• The policy action(s) of a policy are defined using the secure authoring tool 26.
  • In some instances, the action that has been suspended will be blocked by default when the document associated with the action cannot be analyzed. For example, the document may not be in a supported format or may include an unknown character set. In such instances, the policy decision engine 24 may not be able to scan the document to determine its current sensitivity level. In such instances, in order to guarantee data leak prevention, the suspended action may be forbidden.
  • The following are examples of the four actions (i.e., save, email, upload, and print) that may be suspended, and the document analysis and resulting policy actions that may be implemented. These examples are meant to be illustrative and non-limiting.
  • Data leaks can occur when a sensitive file is saved in clear text onto an external device (e.g., a pen drive, USB key, an external hard drive), which is subsequently lost. The system call associated with the save file to external device action may be captured when the “save file to external device” request is input by a user. The save file to external device action is then suspended. For the save file to external device action, the policy metadata may be the path where the user wants to save the file, and the policy eliciting terms (which may be designed to recognize sensitive document contents) may be searched in the full document contents or only within specified areas, e.g., header, footer. In this example, the policy/policies might dictate that sensitive documents need to be encrypted when saved into an external device, or the policy/policies might forbid that the sensitive documents be saved onto an external device.
  • Data leaks can also occur when an email containing sensitive information or having a sensitive document attached thereto is sent to an unauthorized email address. The system call associated with the send email action may be captured when the “send email” request is input by a user. The send email action is then suspended. For the send email action, the policy metadata may be the email addresses of the recipients, and the policy eliciting terms (which may be designed to recognize sensitive document contents) may be searched in the email subject, body and attachments. In this example, the policy/policies might dictate that sensitive documents need to be removed from the email and/or that the email address needs to be changed to an authorized email address.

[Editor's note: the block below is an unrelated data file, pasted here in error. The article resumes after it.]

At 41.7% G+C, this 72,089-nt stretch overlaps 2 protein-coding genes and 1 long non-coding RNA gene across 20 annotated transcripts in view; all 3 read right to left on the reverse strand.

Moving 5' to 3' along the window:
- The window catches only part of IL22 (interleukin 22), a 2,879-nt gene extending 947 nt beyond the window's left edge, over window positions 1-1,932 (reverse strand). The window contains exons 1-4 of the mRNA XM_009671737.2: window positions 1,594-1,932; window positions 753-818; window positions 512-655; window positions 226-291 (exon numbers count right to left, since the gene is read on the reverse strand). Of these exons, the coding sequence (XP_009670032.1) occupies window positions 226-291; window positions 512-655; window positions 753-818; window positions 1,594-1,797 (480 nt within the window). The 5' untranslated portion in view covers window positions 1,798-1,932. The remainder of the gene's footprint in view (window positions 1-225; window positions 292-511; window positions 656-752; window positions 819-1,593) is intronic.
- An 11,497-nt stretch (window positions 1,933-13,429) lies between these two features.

• Data leaks can also occur when a document containing sensitive data is inadvertently uploaded to a public server. The system call associated with the upload action may be captured when the “upload document” request is input by a user. The upload document action is then suspended. For the upload document action, the policy metadata may be the IP address of the destination server, and the policy eliciting terms (which may be designed to recognize sensitive document contents) may be searched in the in the HTTP Post request body, and in the file name and content of any file defined in the post request. When the file is to be uploaded to a server owned/managed by other parties (outside of the user's organization), the policy/policies might dictate that documents containing sensitive information may not be uploaded to this server. When the file is to be uploaded to a secure server over a public network (whose packets may easily be intercepted), the policy/policies might dictate that these communications need to be encrypted.